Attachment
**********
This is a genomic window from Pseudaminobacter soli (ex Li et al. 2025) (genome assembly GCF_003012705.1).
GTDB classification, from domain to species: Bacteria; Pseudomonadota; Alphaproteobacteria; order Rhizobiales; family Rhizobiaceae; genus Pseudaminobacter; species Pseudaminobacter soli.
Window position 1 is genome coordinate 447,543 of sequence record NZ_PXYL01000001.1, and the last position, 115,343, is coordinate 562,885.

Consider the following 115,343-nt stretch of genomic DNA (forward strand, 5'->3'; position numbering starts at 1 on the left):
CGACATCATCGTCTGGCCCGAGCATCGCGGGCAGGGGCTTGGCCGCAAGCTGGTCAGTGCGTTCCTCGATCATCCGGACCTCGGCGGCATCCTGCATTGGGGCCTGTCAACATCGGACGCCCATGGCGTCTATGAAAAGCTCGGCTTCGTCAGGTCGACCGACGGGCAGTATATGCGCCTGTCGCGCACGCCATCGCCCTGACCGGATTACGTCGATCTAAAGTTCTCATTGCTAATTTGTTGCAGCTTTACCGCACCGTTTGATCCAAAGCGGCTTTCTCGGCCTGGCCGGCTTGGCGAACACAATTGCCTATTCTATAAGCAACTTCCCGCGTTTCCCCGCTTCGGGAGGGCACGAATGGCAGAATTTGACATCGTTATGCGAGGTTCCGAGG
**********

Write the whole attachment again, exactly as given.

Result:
This is a genomic window from Pseudaminobacter soli (ex Li et al. 2025) (genome assembly GCF_003012705.1).
GTDB classification, from domain to species: Bacteria; Pseudomonadota; Alphaproteobacteria; order Rhizobiales; family Rhizobiaceae; genus Pseudaminobacter; species Pseudaminobacter soli.
Window position 1 is genome coordinate 447,543 of sequence record NZ_PXYL01000001.1, and the last position, 115,343, is coordinate 562,885.

Consider the following 115,343-nt stretch of genomic DNA (forward strand, 5'->3'; position numbering starts at 1 on the left):
CGACATCATCGTCTGGCCCGAGCATCGCGGGCAGGGGCTTGGCCGCAAGCTGGTCAGTGCGTTCCTCGATCATCCGGACCTCGGCGGCATCCTGCATTGGGGCCTGTCAACATCGGACGCCCATGGCGTCTATGAAAAGCTCGGCTTCGTCAGGTCGACCGACGGGCAGTATATGCGCCTGTCGCGCACGCCATCGCCCTGACCGGATTACGTCGATCTAAAGTTCTCATTGCTAATTTGTTGCAGCTTTACCGCACCGTTTGATCCAAAGCGGCTTTCTCGGCCTGGCCGGCTTGGCGAACACAATTGCCTATTCTATAAGCAACTTCCCGCGTTTCCCCGCTTCGGGAGGGCACGAATGGCAGAATTTGACATCGTTATGCGAGGTTCCGAGG